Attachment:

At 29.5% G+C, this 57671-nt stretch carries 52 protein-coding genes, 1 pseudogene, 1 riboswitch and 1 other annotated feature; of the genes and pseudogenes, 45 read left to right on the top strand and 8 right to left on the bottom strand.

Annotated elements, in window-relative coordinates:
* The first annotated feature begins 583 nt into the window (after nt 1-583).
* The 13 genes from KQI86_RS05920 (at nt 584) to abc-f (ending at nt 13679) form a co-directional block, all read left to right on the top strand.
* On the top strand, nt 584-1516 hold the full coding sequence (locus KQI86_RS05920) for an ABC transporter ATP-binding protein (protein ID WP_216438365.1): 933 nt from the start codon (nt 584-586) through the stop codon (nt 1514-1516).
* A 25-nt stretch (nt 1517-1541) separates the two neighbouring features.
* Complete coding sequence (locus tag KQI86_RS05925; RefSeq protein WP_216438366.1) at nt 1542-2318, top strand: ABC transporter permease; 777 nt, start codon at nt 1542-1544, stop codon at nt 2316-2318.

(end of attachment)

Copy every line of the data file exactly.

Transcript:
At 29.5% G+C, this 57671-nt stretch carries 52 protein-coding genes, 1 pseudogene, 1 riboswitch and 1 other annotated feature; of the genes and pseudogenes, 45 read left to right on the top strand and 8 right to left on the bottom strand.

Annotated elements, in window-relative coordinates:
* The first annotated feature begins 583 nt into the window (after nt 1-583).
* The 13 genes from KQI86_RS05920 (at nt 584) to abc-f (ending at nt 13679) form a co-directional block, all read left to right on the top strand.
* On the top strand, nt 584-1516 hold the full coding sequence (locus KQI86_RS05920) for an ABC transporter ATP-binding protein (protein ID WP_216438365.1): 933 nt from the start codon (nt 584-586) through the stop codon (nt 1514-1516).
* A 25-nt stretch (nt 1517-1541) separates the two neighbouring features.
* Complete coding sequence (locus tag KQI86_RS05925; RefSeq protein WP_216438366.1) at nt 1542-2318, top strand: ABC transporter permease; 777 nt, start codon at nt 1542-1544, stop codon at nt 2316-2318.